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Publication numberUS20090279562 A1
Publication typeApplication
Application numberUS 12/460,235
Publication dateNov 12, 2009
Filing dateJul 14, 2009
Priority dateNov 2, 2001
Also published asUS7580349, US7944827
Publication number12460235, 460235, US 2009/0279562 A1, US 2009/279562 A1, US 20090279562 A1, US 20090279562A1, US 2009279562 A1, US 2009279562A1, US-A1-20090279562, US-A1-2009279562, US2009/0279562A1, US2009/279562A1, US20090279562 A1, US20090279562A1, US2009279562 A1, US2009279562A1
InventorsPhil Y. Wang, Tal Lavian, Ramesh Durairaj, Richard Brand, Franco Travostino
Original AssigneeNortel Networks Limited
Export CitationBiBTeX, EndNote, RefMan
External Links: USPTO, USPTO Assignment, Espacenet
Content-aware dynamic network resource allocation
US 20090279562 A1
Network resources allocated for particular application traffic are aware of the characteristics of L4+ content to be transmitted. One embodiment of the invention realizes network resource allocation in terms of three intelligent modules, gateway, provisioning and classification. A gateway module exerts network control functions in response to application requests for network resources. The network control functions include traffic path setup, bandwidth allocation and so on. Characteristics of the content are also specified in the received application network resource requests. Under request of the gateway module, a provisioning module allocates network resources such as bandwidth in optical networks and edge devices as well. An optical network resource allocation leads to a provisioning optical route. Under request of the gateway module, a classification module differentiates applications traffic according to content specifications, and thus creates and applies content-aware rule data for edge devices to forward content-specified traffic towards respective provisioning optical routes.
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1. A method for performing content aware optical bandwidth allocation over a network including an edge device and an optical control unit, the method comprising:
receiving signal traffic of applications from the edge device, the signal traffic including information indicative of at least one of a content tag and a content identifier;
using at least one of the content tag and the content identifier, determining a bandwidth request for specified content traffic from the signal traffic;
communicating with the optical control unit to allocate optical bandwidth of an optical link to provide a provisioned optical route,
communicating with the edge device to allocate bandwidth of a physical port by which content-specific traffic is forwarded to a provisioned optical route,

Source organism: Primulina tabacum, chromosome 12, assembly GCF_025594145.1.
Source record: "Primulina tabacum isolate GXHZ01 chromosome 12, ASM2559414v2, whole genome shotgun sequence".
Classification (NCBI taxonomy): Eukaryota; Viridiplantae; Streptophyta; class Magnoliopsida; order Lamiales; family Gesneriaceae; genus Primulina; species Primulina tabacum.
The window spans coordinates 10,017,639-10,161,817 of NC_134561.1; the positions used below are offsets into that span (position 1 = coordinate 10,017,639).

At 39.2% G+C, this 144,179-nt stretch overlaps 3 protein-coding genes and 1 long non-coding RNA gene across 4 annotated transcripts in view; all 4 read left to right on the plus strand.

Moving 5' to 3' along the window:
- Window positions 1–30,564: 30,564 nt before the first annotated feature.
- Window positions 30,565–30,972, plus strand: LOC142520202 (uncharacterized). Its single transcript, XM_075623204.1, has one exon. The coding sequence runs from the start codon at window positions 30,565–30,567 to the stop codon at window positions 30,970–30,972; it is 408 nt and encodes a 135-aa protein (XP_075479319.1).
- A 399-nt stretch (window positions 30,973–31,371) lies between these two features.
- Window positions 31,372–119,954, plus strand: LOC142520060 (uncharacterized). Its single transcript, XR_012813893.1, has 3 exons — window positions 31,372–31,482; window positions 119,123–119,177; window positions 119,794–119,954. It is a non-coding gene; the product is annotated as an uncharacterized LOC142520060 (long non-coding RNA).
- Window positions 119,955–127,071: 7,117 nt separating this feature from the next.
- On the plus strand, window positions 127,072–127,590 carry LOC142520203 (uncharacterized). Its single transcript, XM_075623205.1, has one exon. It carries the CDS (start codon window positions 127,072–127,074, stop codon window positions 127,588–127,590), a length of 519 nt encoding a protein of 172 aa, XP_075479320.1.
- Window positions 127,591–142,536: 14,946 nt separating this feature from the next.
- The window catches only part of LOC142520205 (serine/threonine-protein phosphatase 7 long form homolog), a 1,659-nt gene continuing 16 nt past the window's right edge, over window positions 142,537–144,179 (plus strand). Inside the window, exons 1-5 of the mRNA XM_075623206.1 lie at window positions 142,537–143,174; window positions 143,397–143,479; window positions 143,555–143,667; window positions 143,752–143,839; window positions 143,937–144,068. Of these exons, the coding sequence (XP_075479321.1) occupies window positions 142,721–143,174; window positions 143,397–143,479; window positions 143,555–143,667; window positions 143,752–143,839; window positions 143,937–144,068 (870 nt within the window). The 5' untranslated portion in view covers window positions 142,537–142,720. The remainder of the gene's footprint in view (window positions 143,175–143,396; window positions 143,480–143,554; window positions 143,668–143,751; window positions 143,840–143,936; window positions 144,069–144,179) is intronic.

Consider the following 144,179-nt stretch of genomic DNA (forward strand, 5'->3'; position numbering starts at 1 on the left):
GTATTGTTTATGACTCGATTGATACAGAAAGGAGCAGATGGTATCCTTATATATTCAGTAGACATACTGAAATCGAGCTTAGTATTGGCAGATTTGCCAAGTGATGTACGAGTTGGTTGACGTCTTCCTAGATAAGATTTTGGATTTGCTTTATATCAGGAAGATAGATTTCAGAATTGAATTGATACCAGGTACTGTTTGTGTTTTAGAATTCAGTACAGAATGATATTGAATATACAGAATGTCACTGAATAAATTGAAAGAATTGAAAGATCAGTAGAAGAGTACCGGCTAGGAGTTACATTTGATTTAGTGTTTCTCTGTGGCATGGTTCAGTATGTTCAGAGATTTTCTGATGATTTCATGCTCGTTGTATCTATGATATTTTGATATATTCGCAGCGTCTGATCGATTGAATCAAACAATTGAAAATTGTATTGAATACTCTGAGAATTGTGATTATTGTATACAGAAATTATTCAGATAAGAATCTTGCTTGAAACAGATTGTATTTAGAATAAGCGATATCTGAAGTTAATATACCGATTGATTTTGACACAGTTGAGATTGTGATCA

creating content-aware rule data for the edge device to forward specified content traffic towards the provisioned bandwidth route; and
applying the rule data to the edge device.
2-20. (canceled)
  • [0001]
    This application claims priority to U.S. provisional application Ser. No. 60/336,469 filed Nov. 2, 2001 and entitled “Content-Aware Dynamic Bandwidth Allocation.
  • [0002]
    The present invention relates to content-aware dynamic network resource allocation in a network such as the Internet and in one embodiment to content-aware dynamic optical bandwidth allocation.
  • [0003]
    The Internet is a data transport network including legacy networks and optical networks. The legacy networks exist at the outer edge of the Internet and use copper wires to connect client systems and electronic routers/switches. The optical networks form the backbone of the Internet and use fibers to connect optical cross connects or switches. Between the legacy networks and optical networks are edge devices, which are electro-optic.
  • [0004]
    Well-developed optical transport technology brings an ever-increasing amount of bandwidth to the Internet. However, with conventional network technology, end clients have little ability to exploit optical network resources for their own purposes. As a result, there is abundant bandwidth available in the backbone of the Internet. In fact, a number of emerging Internet applications such as storage area network and streaming media intend to take greater advantage of the abundant bandwidth. These applications are dynamically initiated and provide a variety of content data over the IP protocol.
  • [0005]
    More specifically, conventional network technology has the following drawbacks.
  • [0006]
    1. Static Provisioning of Optical Links
  • [0007]
    Conventional network resource provisioning establishes fixed links to connect customer networks. For example, the optical provisioning is static, fixed bandwidth, and usually takes a long time, e.g., on the order of a month, because it involves inter-network-provider service negotiations and is accomplished manually.
  • [0008]
    2. Cost of the Optical Link Bandwidth is Not Divided Among Many Users and Provisioning Bandwidth is Not Flexible
  • [0009]
    Conventionally, provisioning an optical link (e.g., OC-48) means that a customer owns the full link bandwidth (i.e., 2.5 Gbps). This customer is fully responsible for the cost of the optical link. The cost is significant and the optical link bandwidth use is often inefficient. On the other hand, a number of users can share an optical link but they are not guaranteed a specified portion of the bandwidth.
  • [0010]
    3. Existing Signaling Protocols Not Supported by Optical Gear
  • [0011]